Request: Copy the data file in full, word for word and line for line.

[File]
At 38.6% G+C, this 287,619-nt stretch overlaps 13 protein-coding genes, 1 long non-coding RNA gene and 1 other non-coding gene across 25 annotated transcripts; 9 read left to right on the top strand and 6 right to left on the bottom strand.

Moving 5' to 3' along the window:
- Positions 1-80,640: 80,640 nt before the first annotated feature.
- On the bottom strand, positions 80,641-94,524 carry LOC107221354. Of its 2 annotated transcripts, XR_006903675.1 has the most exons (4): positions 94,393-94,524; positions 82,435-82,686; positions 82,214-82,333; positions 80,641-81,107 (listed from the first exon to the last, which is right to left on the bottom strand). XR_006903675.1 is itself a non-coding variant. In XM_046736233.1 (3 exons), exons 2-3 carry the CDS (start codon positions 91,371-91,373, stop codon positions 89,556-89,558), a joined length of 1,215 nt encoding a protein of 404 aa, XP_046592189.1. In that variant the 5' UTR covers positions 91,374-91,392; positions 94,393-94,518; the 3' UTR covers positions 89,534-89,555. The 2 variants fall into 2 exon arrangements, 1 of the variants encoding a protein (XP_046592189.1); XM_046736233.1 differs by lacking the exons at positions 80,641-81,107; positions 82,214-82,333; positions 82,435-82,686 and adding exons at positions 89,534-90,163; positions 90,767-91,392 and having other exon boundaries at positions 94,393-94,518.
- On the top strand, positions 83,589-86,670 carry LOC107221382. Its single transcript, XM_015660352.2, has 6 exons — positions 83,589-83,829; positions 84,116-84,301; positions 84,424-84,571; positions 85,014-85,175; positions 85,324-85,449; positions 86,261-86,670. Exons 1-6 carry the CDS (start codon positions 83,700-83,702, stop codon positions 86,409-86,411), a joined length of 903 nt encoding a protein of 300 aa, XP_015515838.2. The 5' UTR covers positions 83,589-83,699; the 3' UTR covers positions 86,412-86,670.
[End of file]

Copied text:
At 38.6% G+C, this 287,619-nt stretch overlaps 13 protein-coding genes, 1 long non-coding RNA gene and 1 other non-coding gene across 25 annotated transcripts; 9 read left to right on the top strand and 6 right to left on the bottom strand.

Moving 5' to 3' along the window:
- Positions 1-80,640: 80,640 nt before the first annotated feature.
- On the bottom strand, positions 80,641-94,524 carry LOC107221354. Of its 2 annotated transcripts, XR_006903675.1 has the most exons (4): positions 94,393-94,524; positions 82,435-82,686; positions 82,214-82,333; positions 80,641-81,107 (listed from the first exon to the last, which is right to left on the bottom strand). XR_006903675.1 is itself a non-coding variant. In XM_046736233.1 (3 exons), exons 2-3 carry the CDS (start codon positions 91,371-91,373, stop codon positions 89,556-89,558), a joined length of 1,215 nt encoding a protein of 404 aa, XP_046592189.1. In that variant the 5' UTR covers positions 91,374-91,392; positions 94,393-94,518; the 3' UTR covers positions 89,534-89,555. The 2 variants fall into 2 exon arrangements, 1 of the variants encoding a protein (XP_046592189.1); XM_046736233.1 differs by lacking the exons at positions 80,641-81,107; positions 82,214-82,333; positions 82,435-82,686 and adding exons at positions 89,534-90,163; positions 90,767-91,392 and having other exon boundaries at positions 94,393-94,518.
- On the top strand, positions 83,589-86,670 carry LOC107221382. Its single transcript, XM_015660352.2, has 6 exons — positions 83,589-83,829; positions 84,116-84,301; positions 84,424-84,571; positions 85,014-85,175; positions 85,324-85,449; positions 86,261-86,670. Exons 1-6 carry the CDS (start codon positions 83,700-83,702, stop codon positions 86,409-86,411), a joined length of 903 nt encoding a protein of 300 aa, XP_015515838.2. The 5' UTR covers positions 83,589-83,699; the 3' UTR covers positions 86,412-86,670.